Thelma was only a few months old when her mother died from heart failure. She lost a brother at a young age and she had a teenage sister who was found dead in her bed one morning when she didn’t appear for breakfast before school. Her father loved her but Thelma was handed from one family member to another during the first seven years of her life because he liked to drink too much at times and he never remarried after her mother’s death. She finally settled in with her sister, Mamie, after Mamie married. When Mamie gave birth to a daughter, Thelma treated her like any big sister would treat a new sibling. They grew up as close as any two sisters could be.
She gave birth to four sons during her first marriage. She hung cloth diapers on a clothesline, sterilized glass baby bottles, carried babies on her hip while she worked in the garden and she read every book that was available to her. She never obtained a formal education but she wanted to be able to help her children with school work. She continued to learn throughout her lifetime.
A few weeks ago, Thelma was watching me prepare dinner and she told me, “I know that I’ve peeled more potatoes than any soldier that ever served on K.P. duty. My family thought they had to have potatoes with everything. I’m surprised they didn’t want mashed potato milkshakes.” I thought about that comment later and realized that she probably prepared thousands of meals during her lifetime. No wonder she loved to eat at restaurants in her later years!
One day she told me about an adventure she and her sister had with new hairstyles and make-up. “Well, Carol looked like she had a bee’s nest on the top of her head because the woman that did it kept teasing her hair and piling it up. It was so stiff with hair spray that she had to bend her head to the side to sit on the bus. Mine was not piled as high but was sprayed just as stiff with hairspray. We both had on so much make-up that we could barely open our eyes. We reeked about like an outhouse too because we had sampled every bottle of perfume we could find and it was making us sick from smelling ourselves all the way home. I fell over a coffee table and broke it when we got home. All our daddy could say was that we sure did look good.”
Thelma should have earned a medical degree for all the years she nursed measles, coughs, scrapped knees, mumps, colds, viruses, broken bones and even broken hearts. She became a caretaker to family members suffering from heart conditions, old age, Alzheimer’s disease, and cancer. “Why, I’ve taken care of twelve different people,” she would say, “and every one of them died!” I understood exactly what she meant but hearing her say it that way as her eyes widened and her face flushed with color added a touch of humor to the declaration. In reality, there is very little humor in a caregiver’s day.
My friend lived a full life. She knew the thrill of passionate love, the total unconditional love of a mother for her children, and the undying love we hold close to our hearts when loved ones leave this earth. She saw moments of success in her life as well as the heartbreak of mistakes. The warmth of friendship was a blessing she gave thanks for on a daily basis and the overwhelming sorrow of losing a child was always close when she knelt in prayer.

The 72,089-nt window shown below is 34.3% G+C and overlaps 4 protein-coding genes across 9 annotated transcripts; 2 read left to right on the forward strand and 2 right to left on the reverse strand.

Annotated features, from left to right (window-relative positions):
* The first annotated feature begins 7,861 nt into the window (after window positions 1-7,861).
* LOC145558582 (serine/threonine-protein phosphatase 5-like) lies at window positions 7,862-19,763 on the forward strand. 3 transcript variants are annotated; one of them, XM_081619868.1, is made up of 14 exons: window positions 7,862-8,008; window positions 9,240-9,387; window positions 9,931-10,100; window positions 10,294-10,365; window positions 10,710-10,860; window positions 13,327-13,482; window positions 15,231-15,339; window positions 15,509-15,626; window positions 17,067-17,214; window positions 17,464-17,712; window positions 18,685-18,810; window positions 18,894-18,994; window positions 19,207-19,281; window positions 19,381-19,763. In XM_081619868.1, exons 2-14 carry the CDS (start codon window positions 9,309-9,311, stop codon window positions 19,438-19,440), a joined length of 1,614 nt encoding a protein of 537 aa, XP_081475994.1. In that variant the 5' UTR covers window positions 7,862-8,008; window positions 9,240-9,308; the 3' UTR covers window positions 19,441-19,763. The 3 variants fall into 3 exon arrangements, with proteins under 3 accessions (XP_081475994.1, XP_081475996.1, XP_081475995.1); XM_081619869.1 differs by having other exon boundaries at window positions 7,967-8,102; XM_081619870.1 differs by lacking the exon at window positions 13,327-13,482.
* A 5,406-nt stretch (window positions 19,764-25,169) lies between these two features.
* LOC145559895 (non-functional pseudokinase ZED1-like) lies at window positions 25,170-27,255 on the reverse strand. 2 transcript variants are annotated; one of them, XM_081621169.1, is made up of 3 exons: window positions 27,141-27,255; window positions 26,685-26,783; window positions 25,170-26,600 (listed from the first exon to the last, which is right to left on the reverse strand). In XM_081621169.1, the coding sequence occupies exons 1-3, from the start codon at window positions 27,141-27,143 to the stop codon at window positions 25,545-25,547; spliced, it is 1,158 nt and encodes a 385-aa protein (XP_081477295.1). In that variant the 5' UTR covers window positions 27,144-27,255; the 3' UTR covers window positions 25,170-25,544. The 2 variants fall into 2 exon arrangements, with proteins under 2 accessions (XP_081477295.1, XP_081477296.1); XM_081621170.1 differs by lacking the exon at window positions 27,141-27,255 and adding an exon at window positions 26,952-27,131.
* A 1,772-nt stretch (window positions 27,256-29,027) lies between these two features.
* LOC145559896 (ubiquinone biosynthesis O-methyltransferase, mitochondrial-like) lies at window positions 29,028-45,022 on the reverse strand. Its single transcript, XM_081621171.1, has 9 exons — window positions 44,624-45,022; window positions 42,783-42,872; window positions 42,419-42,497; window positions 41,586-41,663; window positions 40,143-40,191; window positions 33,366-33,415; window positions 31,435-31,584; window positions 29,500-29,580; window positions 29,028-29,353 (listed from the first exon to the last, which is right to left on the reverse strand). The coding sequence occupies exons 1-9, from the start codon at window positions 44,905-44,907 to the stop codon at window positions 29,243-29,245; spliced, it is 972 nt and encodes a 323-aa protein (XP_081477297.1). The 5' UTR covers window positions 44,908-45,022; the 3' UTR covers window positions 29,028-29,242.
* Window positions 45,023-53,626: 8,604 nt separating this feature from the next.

Thelma, like many elderly people, seemed to be obsessed with the past. I’ve seen the same thing with my own mother. It is more than just reliving good times or wanting to relive their youth. I think they need to feel that their life mattered to the family they know they will leave behind and to future generations yet to come. They want to understand what their life has meant in the grand scheme of things and they want to know that they are leaving memories that will linger on long after they’re gone. Thelma understood there is no battle between despair and euphoria. Life is both.
I don’t know how many meals she cooked or how many times she scrubbed the floors after someone got sick in the middle of the night. I don’t know how many cars she owned in her lifetime, or how many bedtime stories she read, or how many animals she rescued from the side of the road. I am positive however, that she had her share of laughter and tears, sunrises and sunsets, success and failure. She was compassionate and had a burning desire to make a difference to any wounded, neglected, or hungry animal that crossed her path. Her need to nurture spilled over to the people she held dear but she never wanted them to know how much she cared. She never wanted people to see her as weak or dependent. I have felt those same feelings many times over.
I am also positive that I learned from Thelma. I discovered a deeper potential within myself and an understanding that it is possible to be too independent. Sometimes instead of being so stern and self-reliant we need to let others see our vulnerabilities. Our past is a part of our present and what we are living today will be a part of the person we become in the future. It is unavoidable. It is life.
She is not dead,
She’s soaring up high,
The earth lies beneath her,
She’s a twinkle in the sky.
She is not lonely now,
She’s not worried or in fear,
Her sadness was left behind,
She’s crying not a single tear.
She's looking down now,
Hoping you won’t grieve,
She’s in a far better place,
She needs you to believe.
She is not dead,
She’s soaring up high,
The earth lies beneath her,
She’s a twinkle in the sky.
© Dianna Doles-Petry